The Art Of Moral Courage

The Art Of Moral Courage

Diane Cole, a frequent contributor to The Jewish Week, is the author of the memoir “After Great Pain: A New Life Emerges” and writes for The Wall Street Journal, NPR online and other publications.

How does an act of moral courage find expression in art — in particular, in an unconventional form of multimedia conceptual art?

Artist Sebastian Mendes provides an answer in his current exhibition at Yeshiva University Museum’s “There Is a Mirror in My Heart: Reflections on a Righteous Grandfather.” Because the artist’s grandfather was a righteous gentile who helped save thousands from Hitler’s concentration camps, it’s especially fitting to view the show as Yom HaShoah, Holocaust Memorial Day, approaches.

From childhood on, says West Coast-based artist Mendes, he’s been haunted by the story of his grandfather: the diplomat Aristides de Sousa Mendes, the so-called “Portuguese Schindler.” As the Portuguese counsel stationed in Bordeaux at the time of Hitler’s entry into France in June 1940, de Sousa Mendes disobeyed his government’s orders and issued transit visas to some 30,000 European refugees (approximately 10,000 of them Jewish), allowing them safe passage to neutral Portugal, rather than almost certain deportation to German concentration camps. For this service to humanity — the first and largest single act of rescue during World War II — de Sousa Mendes was forcibly recalled to Portugal, where he lost his job, his career and his personal fortune, including the family estate. He died in 1954, still in disgrace with the Portuguese government. He was honored by Yad Vashem in 1986, but it was not until the 1990s (when Portugal issued a commemorative stamp in his honor) that his country began to publicly recognize his courageous actions.

Although Sebastian Mendes never met his grandfather, the story became a significant and resonant family legacy, crystallized by a single, central image of the middle-aged consul sitting at his embassy desk, filling out visa after visa, signing his name again and again, doing so nonstop for two days and nights, until he actually passed out from physical exhaustion.

This image — along with the actual physical act of continuously writing out and signing each and every one of those thousands of visas — became Mendes’ inspiration for “There Is a Mirror in My Heart: Reflections on a Righteous Grandfather.” On display through July 24, the exhibition is made up of distinct parts, each one inspired by a slightly different reflection on the legacy of conscience and memory that Sousa Mendes left his grandson.

One day about eight years ago, Mendes says, he sat down at his drawing table and, as he imagined his grandfather had, began writing continuously the names of each refugee (as recorded in the ledger books his grandfather kept) followed by his grandfather’s signature, repeating the process again and again. But the names did not spill out as a long list in a row, as in a document. Instead, Mendes began super-imposing the names, writing one name and signature one upon another, again and again, hundreds of times, in a series of 20 individual drawings of densely and obsessively crosshatched, inked-over writing.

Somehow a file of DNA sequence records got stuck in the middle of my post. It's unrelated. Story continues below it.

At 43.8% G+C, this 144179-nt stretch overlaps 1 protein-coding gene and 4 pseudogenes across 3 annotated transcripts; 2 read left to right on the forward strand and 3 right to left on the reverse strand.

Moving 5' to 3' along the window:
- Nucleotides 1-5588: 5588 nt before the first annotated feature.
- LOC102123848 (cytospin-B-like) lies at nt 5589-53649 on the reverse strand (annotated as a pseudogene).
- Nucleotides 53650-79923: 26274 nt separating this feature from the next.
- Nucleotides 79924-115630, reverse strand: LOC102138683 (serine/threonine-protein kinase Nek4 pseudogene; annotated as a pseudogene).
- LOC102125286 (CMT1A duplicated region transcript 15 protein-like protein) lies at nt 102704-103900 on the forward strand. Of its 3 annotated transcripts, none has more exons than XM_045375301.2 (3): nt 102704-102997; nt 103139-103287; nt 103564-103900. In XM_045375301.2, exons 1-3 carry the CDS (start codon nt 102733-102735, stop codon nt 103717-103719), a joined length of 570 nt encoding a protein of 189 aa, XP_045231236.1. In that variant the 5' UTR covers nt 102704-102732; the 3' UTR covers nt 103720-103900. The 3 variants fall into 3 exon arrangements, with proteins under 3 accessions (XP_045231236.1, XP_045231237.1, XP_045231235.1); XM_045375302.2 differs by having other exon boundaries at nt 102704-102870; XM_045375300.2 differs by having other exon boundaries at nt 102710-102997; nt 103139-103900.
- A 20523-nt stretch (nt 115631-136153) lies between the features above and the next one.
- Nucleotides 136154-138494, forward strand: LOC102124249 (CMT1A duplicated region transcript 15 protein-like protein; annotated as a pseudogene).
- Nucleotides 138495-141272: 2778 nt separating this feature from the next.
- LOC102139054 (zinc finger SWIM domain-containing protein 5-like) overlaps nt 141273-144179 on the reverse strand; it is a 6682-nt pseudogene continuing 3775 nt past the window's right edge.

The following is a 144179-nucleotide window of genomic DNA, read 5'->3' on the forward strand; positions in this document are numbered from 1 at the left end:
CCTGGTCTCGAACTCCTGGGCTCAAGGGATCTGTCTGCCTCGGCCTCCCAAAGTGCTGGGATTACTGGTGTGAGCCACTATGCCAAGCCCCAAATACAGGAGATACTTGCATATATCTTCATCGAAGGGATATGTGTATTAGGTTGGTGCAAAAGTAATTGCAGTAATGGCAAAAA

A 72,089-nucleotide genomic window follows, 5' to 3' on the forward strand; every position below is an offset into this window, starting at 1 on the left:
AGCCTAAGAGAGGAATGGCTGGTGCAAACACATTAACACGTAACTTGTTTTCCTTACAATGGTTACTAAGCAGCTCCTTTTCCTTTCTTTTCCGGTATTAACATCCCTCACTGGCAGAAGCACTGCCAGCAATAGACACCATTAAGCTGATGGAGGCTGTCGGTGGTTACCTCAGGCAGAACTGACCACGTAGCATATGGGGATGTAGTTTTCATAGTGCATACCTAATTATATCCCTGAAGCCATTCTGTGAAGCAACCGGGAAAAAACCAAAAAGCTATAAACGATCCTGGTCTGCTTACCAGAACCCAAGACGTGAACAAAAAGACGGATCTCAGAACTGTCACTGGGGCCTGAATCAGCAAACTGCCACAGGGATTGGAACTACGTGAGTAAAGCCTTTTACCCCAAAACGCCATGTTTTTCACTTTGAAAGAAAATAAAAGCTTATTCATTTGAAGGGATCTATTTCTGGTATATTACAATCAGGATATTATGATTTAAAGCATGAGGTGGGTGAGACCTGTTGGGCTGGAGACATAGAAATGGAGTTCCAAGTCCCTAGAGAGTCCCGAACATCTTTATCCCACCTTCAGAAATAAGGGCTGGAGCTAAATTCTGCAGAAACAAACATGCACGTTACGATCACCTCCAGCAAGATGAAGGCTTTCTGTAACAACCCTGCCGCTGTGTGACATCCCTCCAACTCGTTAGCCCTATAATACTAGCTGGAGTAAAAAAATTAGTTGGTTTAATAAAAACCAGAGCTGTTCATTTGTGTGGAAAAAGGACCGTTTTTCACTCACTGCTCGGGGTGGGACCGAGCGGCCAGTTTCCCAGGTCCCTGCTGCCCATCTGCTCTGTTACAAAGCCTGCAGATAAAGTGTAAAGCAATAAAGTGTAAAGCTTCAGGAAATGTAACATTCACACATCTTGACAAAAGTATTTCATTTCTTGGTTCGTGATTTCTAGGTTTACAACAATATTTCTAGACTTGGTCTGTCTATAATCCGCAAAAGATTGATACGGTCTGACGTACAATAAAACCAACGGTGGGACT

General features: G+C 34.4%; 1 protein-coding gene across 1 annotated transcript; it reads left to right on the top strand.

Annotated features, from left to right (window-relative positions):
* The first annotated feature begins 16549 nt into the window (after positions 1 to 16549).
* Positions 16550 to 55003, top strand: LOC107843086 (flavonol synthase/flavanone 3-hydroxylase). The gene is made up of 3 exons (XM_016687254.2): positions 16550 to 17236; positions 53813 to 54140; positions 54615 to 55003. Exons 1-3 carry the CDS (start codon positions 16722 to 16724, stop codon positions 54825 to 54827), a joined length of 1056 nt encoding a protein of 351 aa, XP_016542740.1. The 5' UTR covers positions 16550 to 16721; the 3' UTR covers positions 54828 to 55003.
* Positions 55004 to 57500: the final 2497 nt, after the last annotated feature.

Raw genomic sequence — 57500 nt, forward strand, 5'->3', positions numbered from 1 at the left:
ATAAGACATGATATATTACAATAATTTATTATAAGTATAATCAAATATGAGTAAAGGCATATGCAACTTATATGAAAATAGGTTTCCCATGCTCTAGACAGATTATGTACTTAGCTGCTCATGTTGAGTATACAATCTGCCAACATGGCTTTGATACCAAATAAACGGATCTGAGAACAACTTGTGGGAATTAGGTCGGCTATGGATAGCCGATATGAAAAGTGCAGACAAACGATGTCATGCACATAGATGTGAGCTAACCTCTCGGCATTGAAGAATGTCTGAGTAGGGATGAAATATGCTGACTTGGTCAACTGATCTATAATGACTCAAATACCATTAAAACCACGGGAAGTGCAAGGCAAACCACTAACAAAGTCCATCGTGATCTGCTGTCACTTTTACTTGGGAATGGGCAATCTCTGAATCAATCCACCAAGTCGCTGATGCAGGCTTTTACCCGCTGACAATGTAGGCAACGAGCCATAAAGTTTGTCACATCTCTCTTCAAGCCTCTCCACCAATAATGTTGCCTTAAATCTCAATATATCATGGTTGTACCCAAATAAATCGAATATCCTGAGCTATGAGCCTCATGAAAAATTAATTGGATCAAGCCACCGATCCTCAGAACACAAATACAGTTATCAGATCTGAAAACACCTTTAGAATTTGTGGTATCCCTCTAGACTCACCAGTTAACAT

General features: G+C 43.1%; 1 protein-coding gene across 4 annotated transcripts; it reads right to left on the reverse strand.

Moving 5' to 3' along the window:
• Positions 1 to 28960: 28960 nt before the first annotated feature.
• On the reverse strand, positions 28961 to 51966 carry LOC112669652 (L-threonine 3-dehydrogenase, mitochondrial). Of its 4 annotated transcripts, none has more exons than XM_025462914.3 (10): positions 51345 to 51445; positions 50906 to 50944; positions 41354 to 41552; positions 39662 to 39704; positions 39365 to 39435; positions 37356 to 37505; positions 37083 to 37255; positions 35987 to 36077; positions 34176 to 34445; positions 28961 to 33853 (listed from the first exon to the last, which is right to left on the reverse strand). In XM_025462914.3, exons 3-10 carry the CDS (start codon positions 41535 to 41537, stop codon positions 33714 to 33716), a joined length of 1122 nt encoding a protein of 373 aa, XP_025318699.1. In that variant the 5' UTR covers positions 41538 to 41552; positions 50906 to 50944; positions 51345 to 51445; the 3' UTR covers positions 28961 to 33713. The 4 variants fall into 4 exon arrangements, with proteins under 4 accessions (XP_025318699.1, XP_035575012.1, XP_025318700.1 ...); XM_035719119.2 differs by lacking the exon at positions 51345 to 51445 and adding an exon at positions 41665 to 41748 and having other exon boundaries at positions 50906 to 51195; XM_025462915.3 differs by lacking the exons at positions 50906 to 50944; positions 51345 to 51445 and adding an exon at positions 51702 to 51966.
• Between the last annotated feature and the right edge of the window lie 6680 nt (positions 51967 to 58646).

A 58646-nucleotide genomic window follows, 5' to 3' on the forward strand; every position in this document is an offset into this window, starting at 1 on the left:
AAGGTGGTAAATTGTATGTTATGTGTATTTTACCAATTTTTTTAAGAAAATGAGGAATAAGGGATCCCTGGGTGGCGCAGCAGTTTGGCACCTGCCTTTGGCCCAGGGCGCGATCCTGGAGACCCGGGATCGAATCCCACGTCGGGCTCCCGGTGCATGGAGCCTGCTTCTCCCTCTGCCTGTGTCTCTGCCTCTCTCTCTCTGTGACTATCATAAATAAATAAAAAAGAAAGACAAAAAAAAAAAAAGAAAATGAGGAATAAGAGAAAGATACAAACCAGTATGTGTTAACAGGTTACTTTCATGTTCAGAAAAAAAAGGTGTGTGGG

Mendes calls these palimpsest drawings — an art term that usually refers to a piece of parchment or a tablet that has been re-used after previous layers have been scraped away, leaving barely visible ghost-like evidence, if any, owf what was there before. But in these drawings, it’s the continual re-using and rewriting, the superimposing without erasure, that creates the elusive, often Rorschach-like images that emerge. Even if you look closely, you have only the slightest clue of the conglomeration of individual names beneath. That is deliberate, says Mendes: The names are all of individuals, and yet, “It’s impossible to know all the names,” he says. What this presents is “an all-encompassing legacy.” It also suggests a sense of hidden secrets and concealed identities: Jews and other refugees forced to mask their origins in order to escape Hitler. There is an autobiographical link here, too; according to family history, the Mendes family is descended from conversos, Portuguese Jews who were forced to convert to Christianity.

The drawings are rooted in the stuff of history, survival and conscience. But gazing at these thickly textured abstractions is like staring at clouds, whose shapes and shadows shift even as you look. Images seem to emerge from the thick haze of crosshatched lines, and each viewer’s interpretation of those images will differ. Where this writer perceived a baseball, for example, Mendes pointed to the outline of an infinity sign — or an eyeball with cornea. Other drawings suggested what could be a braided challah — or a pen cap or a fabric swatch — or an Asian lantern or worn shoe of a refugee — or cell division, life going on, despite everything. In one drawing, Mendes deliberately placed a 1930s-style hat in one drawing. (“It suggests a statesman’s hat,” Mendes said, “and there are photos of my grandfather wearing a hat.”)

And the drawings are ongoing. Earlier in the exhibition’s run, once a week Sebastian Mendes would sit at a giant-sized drawing desk covered with a six-foot square piece of paper, on which he continuously writes the names of the refugees and signs his grandfather’s name. It’s a work in process — his goal is to include all 30,000 names — and he hopes he’ll be able to continue it in the future at other museum sites.

read more: